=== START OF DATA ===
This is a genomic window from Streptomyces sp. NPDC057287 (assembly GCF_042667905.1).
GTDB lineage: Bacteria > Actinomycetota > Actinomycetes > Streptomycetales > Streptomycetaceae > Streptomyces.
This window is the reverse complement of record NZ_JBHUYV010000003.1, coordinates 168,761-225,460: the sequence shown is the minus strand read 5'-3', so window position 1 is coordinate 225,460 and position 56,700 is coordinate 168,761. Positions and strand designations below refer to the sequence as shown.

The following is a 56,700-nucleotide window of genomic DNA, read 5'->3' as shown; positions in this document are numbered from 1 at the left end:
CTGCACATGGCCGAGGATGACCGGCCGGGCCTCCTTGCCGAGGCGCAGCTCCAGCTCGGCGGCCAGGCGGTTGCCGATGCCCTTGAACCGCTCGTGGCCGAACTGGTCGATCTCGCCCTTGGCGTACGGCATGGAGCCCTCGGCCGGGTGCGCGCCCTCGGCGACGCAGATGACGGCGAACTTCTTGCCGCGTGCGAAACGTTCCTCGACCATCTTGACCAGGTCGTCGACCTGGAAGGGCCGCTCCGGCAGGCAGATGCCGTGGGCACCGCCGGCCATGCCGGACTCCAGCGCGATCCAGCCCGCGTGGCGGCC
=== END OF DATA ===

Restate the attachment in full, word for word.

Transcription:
This is a genomic window from Streptomyces sp. NPDC057287 (assembly GCF_042667905.1).
GTDB lineage: Bacteria > Actinomycetota > Actinomycetes > Streptomycetales > Streptomycetaceae > Streptomyces.
This window is the reverse complement of record NZ_JBHUYV010000003.1, coordinates 168,761-225,460: the sequence shown is the minus strand read 5'-3', so window position 1 is coordinate 225,460 and position 56,700 is coordinate 168,761. Positions and strand designations below refer to the sequence as shown.

The following is a 56,700-nucleotide window of genomic DNA, read 5'->3' as shown; positions in this document are numbered from 1 at the left end:
CTGCACATGGCCGAGGATGACCGGCCGGGCCTCCTTGCCGAGGCGCAGCTCCAGCTCGGCGGCCAGGCGGTTGCCGATGCCCTTGAACCGCTCGTGGCCGAACTGGTCGATCTCGCCCTTGGCGTACGGCATGGAGCCCTCGGCCGGGTGCGCGCCCTCGGCGACGCAGATGACGGCGAACTTCTTGCCGCGTGCGAAACGTTCCTCGACCATCTTGACCAGGTCGTCGACCTGGAAGGGCCGCTCCGGCAGGCAGATGCCGTGGGCACCGCCGGCCATGCCGGACTCCAGCGCGATCCAGCCCGCGTGGCGGCC